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Thursday, September 26, 2013

DIY Raw Goat Yogurt (SCD)

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I know you all must dying to know how to make this! Raw goat yogurt- I mean, that just sounds like the superest super-food, huh? Not to mention that it's fermented for a full 24 hours in order to be SCD legal. I can't even explain how delicious this stuff is! The health benefits of it are nearly endless. Goat milk, in it's raw form, is one of the most complete foods we can consume. It's chock full of beneficial bacteria, enzymes, and minerals. It's also the only milk we can consume that is actually alkalizing! And I'm sure you all have heard that it's nearly identical to human milk. So, it's more easily digested and utilized. Click here to read about the benefits of goat milk. If you follow a paleo diet, you might also be wondering why I'm consuming this. Well, while I am 100% paleo in every other way- I deviate from the diet in this way. From the research I've done, I know that raw goat milk is good for me and nothing can change that. It's important to do your research, instead of blindly following a diet. 

Some of you may be thinking that it sounds insane to consume a raw yogurt. I mean, it came straight from the goat, and was fermented without ever being heated above 110 degrees. Isn't that dangerous? To be frank- NO.  If you didn't know this already: raw milk isn't dangerous. It's actually pasteurized milk that poses dangers to our health. Here is some more information about the safety of raw milk. In a nutshell- if you heat milk, the beneficial bacteria is killed. The beneficial bacteria is what prevents harmful bacteria from growing. So, if we kill of the good bacteria, that makes it easier for harmful bacteria to grow. If the milk has been collected in a sanitary container, in a sanitary method, there should be no concerns about safety. If you have a raw milk source (preferably goat), consider yourself blessed. It's one of the healthiest foods you can nourish your body with. 



With all that being said, I understand that some of you might still be skeptical, or might not even have access to raw milk. If that's the case, the next best thing would be Kalona's vat-pasteurized whole milk; you can see that here. You can probably find it at your local health food store. If you can't, the next best thing would just be organic milk. However, I highly recommend using this sight to find local raw milk though: Real Milk Finder. Fortunately, I have a friend that supplies me with very affordable raw goat milk on a weekly basis; She's an angel. 

About the recipe: I will providing instructions for both raw and pasteurized yogurt. If you are following the SCD diet, you'll need to use THIS starter; it's bifidus free. If you're not on the SCD, you can use any culture you want. 






What you'll need:
  • 1 quart to 1 gallon of milk
  • yogurt starter
  • a large pot (I use two, to create a double boiler)
  • a whisk
  • a candy or meat thermometer 
  • a measuring cup
  • a glass bowl
  • mason jars, or something to ferment your yogurt in
  • an Excalibur dehydrator, or something to ferment your yogurt in
1. Sanitize, sanitize, sanitize. I can't stress this enough! If you don't sanitize the materials you'll be using to make the yogurt, it can prevent the fermentation process from starting. To sanitize all you need to do is either soak your materials in boiling water. I just put my materials in the sink and poured boiling water over them.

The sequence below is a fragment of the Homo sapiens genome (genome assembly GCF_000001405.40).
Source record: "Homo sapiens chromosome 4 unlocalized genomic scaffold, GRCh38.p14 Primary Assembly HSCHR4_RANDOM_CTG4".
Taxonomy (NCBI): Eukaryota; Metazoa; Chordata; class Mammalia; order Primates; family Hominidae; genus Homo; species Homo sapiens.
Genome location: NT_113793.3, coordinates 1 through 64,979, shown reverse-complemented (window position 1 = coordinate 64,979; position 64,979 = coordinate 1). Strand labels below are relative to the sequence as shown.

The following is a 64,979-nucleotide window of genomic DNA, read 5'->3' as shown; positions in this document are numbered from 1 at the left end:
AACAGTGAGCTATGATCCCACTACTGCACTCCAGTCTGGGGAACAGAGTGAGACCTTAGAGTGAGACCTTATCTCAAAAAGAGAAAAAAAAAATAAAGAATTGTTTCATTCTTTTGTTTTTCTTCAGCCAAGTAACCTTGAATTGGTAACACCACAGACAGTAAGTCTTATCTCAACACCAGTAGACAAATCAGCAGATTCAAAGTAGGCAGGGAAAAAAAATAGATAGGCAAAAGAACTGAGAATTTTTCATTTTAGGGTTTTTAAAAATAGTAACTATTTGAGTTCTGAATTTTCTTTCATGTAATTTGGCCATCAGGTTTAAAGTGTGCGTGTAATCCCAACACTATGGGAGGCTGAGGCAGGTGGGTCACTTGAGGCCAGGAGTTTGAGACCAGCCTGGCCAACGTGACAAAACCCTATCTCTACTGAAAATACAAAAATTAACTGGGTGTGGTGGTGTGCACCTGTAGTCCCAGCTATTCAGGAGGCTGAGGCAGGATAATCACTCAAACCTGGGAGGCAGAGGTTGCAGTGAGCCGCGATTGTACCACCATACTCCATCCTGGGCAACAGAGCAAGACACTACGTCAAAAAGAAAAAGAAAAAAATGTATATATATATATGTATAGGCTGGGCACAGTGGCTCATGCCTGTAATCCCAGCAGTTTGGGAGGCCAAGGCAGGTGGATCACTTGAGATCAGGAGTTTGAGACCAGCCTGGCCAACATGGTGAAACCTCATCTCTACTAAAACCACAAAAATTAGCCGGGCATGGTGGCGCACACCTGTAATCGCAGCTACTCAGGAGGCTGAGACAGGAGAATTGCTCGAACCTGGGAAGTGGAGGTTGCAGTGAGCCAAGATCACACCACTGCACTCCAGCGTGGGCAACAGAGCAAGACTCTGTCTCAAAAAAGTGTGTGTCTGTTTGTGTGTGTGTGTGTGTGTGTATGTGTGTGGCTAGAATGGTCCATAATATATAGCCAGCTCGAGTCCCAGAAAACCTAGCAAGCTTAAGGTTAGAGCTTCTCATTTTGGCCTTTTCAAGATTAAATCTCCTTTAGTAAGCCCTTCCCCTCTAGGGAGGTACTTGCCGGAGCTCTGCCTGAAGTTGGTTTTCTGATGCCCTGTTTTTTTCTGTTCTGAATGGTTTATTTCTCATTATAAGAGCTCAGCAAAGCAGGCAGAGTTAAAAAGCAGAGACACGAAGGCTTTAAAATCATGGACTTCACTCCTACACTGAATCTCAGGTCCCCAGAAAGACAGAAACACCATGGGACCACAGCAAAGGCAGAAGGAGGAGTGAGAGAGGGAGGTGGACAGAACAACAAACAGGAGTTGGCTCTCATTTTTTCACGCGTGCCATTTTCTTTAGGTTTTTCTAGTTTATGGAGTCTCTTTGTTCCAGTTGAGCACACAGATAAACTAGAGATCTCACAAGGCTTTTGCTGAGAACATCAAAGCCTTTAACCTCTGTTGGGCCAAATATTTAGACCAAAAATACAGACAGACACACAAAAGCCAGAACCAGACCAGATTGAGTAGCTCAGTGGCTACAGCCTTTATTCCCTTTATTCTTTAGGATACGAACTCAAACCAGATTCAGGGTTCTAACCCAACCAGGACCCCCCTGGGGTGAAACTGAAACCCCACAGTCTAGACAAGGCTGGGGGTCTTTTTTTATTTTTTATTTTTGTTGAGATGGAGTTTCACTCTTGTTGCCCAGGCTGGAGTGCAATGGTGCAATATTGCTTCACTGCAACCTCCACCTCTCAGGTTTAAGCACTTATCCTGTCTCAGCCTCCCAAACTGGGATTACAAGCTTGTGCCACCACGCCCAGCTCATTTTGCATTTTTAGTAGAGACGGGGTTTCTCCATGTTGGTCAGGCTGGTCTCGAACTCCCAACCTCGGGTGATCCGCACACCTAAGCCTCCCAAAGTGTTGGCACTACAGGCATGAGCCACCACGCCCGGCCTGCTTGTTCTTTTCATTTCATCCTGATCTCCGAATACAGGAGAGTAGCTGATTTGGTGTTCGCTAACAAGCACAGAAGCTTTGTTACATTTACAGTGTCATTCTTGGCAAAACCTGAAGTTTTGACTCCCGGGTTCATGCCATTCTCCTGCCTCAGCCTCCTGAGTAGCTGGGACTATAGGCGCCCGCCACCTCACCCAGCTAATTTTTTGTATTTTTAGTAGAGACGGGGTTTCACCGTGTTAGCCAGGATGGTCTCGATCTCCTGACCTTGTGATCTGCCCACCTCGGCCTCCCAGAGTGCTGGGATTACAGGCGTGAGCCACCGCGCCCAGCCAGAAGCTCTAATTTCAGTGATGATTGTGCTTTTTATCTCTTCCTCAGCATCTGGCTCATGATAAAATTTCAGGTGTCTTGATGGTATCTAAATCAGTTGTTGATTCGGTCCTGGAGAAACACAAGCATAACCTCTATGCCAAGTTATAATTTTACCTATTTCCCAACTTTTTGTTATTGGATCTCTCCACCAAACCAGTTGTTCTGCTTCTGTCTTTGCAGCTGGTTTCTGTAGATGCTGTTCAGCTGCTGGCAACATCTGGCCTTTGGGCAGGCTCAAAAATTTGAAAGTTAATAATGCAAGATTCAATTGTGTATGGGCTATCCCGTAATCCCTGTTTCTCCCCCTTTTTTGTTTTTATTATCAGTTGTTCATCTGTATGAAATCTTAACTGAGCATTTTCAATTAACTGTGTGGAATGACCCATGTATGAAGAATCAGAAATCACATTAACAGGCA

2. For each quart of milk you heat, you'll need one 5 gram packet of starter. If this is our first time making yogurt, I would highly recommend only making one quart. Begin heating your milk on low. If you are using raw milk, you need to heat the milk to 110 degrees. If the milk gets about 117 degrees, your enzymes and beneficial bacteria will be destroyed. If you are using pasteurized milk, heat it to 180 degrees. You'll need to keep your thermometer in the pot, and whisk frequently, so that you can get an accurate reading of the temperature. Once the milk has heated to the appropriate temperature, remove from heat. 

3. Let the milk cool to 100-105 degrees. Depending on if you used raw or pasteurized milk, it could take up to 15 minutes. To speed this process, you can put your pot in the refrigerator. If the milk is too hot when you add it to your culture, it will kill them.

4. After the milk is cooled, you can begin adding the culture. In your glass bowl, empty your packets of culture. Slowly mix in 1/2 cup of your milk at a time- making sure the culture is fully dissolved, and equally distributed. I recommend whisking for about 1 minute. 

5. That's it! Distribute your mixture into mason jars. You'll need to heat your yogurt at 105-110 degrees for 24-28 hours; the closer to 28 hours the better. This ensures that all of the milk sugars have been consumed.

This yogurt, especially if you're using raw goat milk, will not be thick. Mine was the consistency of kefir, and I think that it very typical. If you'd like a thicker consistency, just strain your end product through cheese cloth! 

Good luck,

Namaste

-Tyler

1 comment:

  1. I have been following the SCdiet for 2 years. I buy fresh raw cow's milk and I make yogurt also. I just recently discovered raw lactose free sour cream. I make it using the sour cream culture from Cultures For Health and I ferment it for 18 hours just using the oven light turned on in my oven. It only needs 77 degrees to ferment. It is very thick and delicious! Now I can make dips and dishes like beef stroganoff! of course minus the noodles

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All recipes are original creations by Tyler Peacock (The Primitive Homemaker), unless otherwise noted. If you wish to use a recipe on your own recipe or blog, please provide your readers with the link to my original recipe.